25 December 2014, Lagos – Nigerian crude oil exports in February are set to fall to around 1.87 million barrels per day (bpd) from around 2.03 million bpd in January, shipping lists showed on Tuesday.This is just as the Kingdom of Saudi Arabia, the swing oil producer, has maintained that the Organisation of Petroleum Exporting Countries, OPEC, will not cut production even if the price of oil drops to $20 a barrel, adding that it will be unfair to expect the cartel to reduce output if non-members do not.
According to Reuters, Nigeria’s export levels for February are expected to be lower due to less of the benchmark Qua Iboe grade, traders said, citing expected maintenance by ExxonMobil at its Eket terminal.
However, exports levels were still higher than for much of 2014, as there was relatively strong production of other Nigerian grades such as Brass River (Agip) and Bonga (Shell).
Traders said the programme was not small enough to provide much support to differentials which remained around five-year lows.
In the meantime, OPEC will not cut oil production even if the price drops to $20 a barrel and it is unfair to expect the cartel to reduce output if non-members do not, Saudi Arabia has said.
“Whether it goes down to $20 a barrel, $40, $50, $60, it is irrelevant,” the kingdom’s Oil Minister Ali al-Naimi said in an interview with the Middle East Economic Survey (MEES), an industry weekly.
In unusually detailed comments, Naimi defended a decision by OPEC, whose lead producer is Saudi Arabia, last month to maintain a production ceiling of 30 million barrels per day.
The decision sent global crude prices tumbling, worsening a price drop that has seen them fall by around 50 per cent since June.
Slower demand growth and a stronger dollar have also contributed to the slump. Saudi Arabia has traditionally acted to balance demand and supply in the global oil market because it is the only country with substantial spare production capacity, according to the International Monetary Fund (IMF).
The kingdom pumps about 9.6 million barrels per day but Naimi said it is “crooked logic” to expect his country to cut and then lose business to other major producers outside OPEC.
The increasingly competitive global oil market has seen daily United States output rise by more than 40 percent since 2006, but at a production cost which can be three or four times that of extracting Middle Eastern oil.
“Is it reasonable for a highly efficient producer to reduce output, while the producer of poor efficiency continues to produce?” Naimi asked during the interview conducted with MEES at the weekend.
“If I reduce, what happens to my market share? The price will go up and the Russians, the Brazilians, US shale oil producers will take my share.”
Naimi added it is “unfair” for the cartel to reduce output because it is not pumping most of the world’s oil.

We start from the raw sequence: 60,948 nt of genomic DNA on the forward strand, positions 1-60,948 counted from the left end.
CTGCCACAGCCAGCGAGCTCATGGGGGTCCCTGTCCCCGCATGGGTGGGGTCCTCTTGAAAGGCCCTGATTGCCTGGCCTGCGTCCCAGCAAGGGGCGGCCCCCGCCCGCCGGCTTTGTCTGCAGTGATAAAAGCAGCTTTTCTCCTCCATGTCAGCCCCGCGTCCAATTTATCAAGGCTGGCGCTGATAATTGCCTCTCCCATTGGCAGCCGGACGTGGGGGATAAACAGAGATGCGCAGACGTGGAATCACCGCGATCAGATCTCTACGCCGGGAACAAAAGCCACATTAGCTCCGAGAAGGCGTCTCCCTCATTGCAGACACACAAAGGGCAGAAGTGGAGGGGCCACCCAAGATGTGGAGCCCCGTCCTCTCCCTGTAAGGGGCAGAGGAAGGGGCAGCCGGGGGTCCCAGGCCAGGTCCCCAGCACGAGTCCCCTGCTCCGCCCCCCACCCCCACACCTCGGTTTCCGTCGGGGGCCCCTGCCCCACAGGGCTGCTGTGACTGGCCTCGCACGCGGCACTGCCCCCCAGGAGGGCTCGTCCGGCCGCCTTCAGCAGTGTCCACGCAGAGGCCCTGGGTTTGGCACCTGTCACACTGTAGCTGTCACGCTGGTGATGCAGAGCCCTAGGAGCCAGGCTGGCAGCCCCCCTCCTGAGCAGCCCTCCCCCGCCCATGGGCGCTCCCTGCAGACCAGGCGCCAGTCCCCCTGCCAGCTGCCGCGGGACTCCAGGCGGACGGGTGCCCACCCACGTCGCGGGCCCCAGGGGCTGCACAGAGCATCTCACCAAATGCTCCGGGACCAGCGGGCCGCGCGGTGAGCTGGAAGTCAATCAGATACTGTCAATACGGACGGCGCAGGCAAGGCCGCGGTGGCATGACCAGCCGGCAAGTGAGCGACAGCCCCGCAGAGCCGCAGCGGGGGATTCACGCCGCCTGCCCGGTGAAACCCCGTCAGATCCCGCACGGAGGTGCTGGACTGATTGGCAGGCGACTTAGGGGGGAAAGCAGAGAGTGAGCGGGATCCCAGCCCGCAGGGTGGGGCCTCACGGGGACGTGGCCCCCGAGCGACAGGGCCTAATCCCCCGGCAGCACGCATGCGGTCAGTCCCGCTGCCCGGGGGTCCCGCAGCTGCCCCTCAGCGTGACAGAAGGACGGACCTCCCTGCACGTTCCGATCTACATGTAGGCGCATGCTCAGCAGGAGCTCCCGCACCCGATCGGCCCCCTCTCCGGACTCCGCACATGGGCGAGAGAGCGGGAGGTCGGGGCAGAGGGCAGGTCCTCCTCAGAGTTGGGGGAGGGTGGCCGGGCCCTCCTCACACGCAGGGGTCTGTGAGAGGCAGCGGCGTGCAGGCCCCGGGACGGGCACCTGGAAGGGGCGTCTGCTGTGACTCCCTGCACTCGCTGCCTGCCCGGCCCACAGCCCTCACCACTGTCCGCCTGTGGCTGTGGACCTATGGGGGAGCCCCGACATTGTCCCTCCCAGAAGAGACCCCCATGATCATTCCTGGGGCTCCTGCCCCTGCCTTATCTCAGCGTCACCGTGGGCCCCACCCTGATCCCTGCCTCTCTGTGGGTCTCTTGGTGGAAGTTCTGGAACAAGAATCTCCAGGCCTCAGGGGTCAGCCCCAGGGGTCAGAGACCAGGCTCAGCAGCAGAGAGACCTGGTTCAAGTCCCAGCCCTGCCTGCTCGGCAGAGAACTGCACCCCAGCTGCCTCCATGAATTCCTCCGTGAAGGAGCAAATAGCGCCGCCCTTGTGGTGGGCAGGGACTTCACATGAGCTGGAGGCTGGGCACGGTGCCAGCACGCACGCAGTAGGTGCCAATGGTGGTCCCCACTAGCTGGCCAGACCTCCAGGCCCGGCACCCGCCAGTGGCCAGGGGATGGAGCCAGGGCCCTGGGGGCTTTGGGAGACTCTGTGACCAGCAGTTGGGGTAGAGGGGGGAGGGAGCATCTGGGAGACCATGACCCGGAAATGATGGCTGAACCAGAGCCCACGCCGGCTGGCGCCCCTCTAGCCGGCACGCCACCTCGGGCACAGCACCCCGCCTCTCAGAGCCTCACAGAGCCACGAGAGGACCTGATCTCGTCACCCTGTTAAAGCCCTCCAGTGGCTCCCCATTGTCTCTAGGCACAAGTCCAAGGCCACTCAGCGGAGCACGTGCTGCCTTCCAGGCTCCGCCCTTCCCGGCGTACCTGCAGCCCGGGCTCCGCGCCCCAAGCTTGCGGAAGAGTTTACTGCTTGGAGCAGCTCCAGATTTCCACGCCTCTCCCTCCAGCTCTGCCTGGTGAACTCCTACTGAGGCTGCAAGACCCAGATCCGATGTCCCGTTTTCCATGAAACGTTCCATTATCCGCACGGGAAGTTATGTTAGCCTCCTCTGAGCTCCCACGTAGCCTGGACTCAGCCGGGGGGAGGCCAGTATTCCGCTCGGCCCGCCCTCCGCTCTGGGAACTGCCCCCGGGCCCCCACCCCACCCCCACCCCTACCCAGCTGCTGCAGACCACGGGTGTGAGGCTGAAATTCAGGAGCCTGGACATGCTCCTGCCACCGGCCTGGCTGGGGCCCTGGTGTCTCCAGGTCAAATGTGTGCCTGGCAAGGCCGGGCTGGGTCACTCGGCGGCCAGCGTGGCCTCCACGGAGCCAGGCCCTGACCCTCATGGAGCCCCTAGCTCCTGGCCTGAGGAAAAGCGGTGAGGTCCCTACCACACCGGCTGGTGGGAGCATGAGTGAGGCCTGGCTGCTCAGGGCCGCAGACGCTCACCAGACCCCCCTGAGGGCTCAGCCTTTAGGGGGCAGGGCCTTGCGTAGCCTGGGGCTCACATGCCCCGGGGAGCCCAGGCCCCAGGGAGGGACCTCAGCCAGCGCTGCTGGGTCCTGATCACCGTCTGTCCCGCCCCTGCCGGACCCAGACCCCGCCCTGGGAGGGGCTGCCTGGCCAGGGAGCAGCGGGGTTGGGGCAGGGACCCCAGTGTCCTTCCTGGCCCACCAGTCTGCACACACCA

“We produce less than 40 percent of global output. We are the most efficient producer. It is unbelievable after the analysis we carried out for us to cut,” he said.
Arab countries that export crude oil have stated that they expected global oil prices to rebound to between $70 and $80 per barrel by the end of 2015 as a global economic recovery revives demand.
Despite the stance of Saudi Arabia, the Arab OPEC, specifically known as Organisation of the Arab Petroleum Exporting Countries (OAPEC) met in Abu Dhabi to discuss the global energy dynamics in the face of tumbling crude oil prices.
In the first strong indication of where the group expects oil markets to stabilise in the medium term, the Arab OPEC delegates, some of whom are from core Gulf OPEC producing countries, said they may not see – and some may not even welcome now – a return to $100 any time soon.
Once deemed a “fair” price by many major producers, $100 a barrel crude is encouraging too much new production from high cost producers outside the exporting group, some sources said.
But they believe that once the breakneck growth of high cost producers such as US shale patch slows and lower prices begin to stimulate demand, oil prices could begin finding a new equilibrium by the end of 2015 – even in the absence of any production cut by OPEC, something that has been repeatedly ruled out.
“The general thinking is that prices can’t collapse, prices can touch $60 or a bit lower for some months then come back to an acceptable level which is $80 a barrel, but probably after eight months to a year,” one Gulf oil source told Reuters.
A separate Gulf OPEC source said: “We have to wait and see. We don’t see 100 dollars for next year, unless there is a sudden supply disruption. But average of 70-80 dollars for next year – yes.”
The comments are among the first to indicate how big producers see oil markets playing out next year, after the current slump that has almost halved prices since June.
Their internal view on the market outlook will provide welcome insight to oil company executives, analysts and traders, who were caught out by what was seen by some as a shift in Saudi policy two months ago and have struggled since then to understand how and when the market will find its feet.
To be sure, there is no suggestion that OPEC is targeting a specific price, or would want to do so. The group hasn’t had a formal price goal in about a decade, and Saudi Arabia has long maintained that it is only seeking price stability, not a set level.
*Chika Amanze-Nwachuku & Alike Ejiofor With Agency Report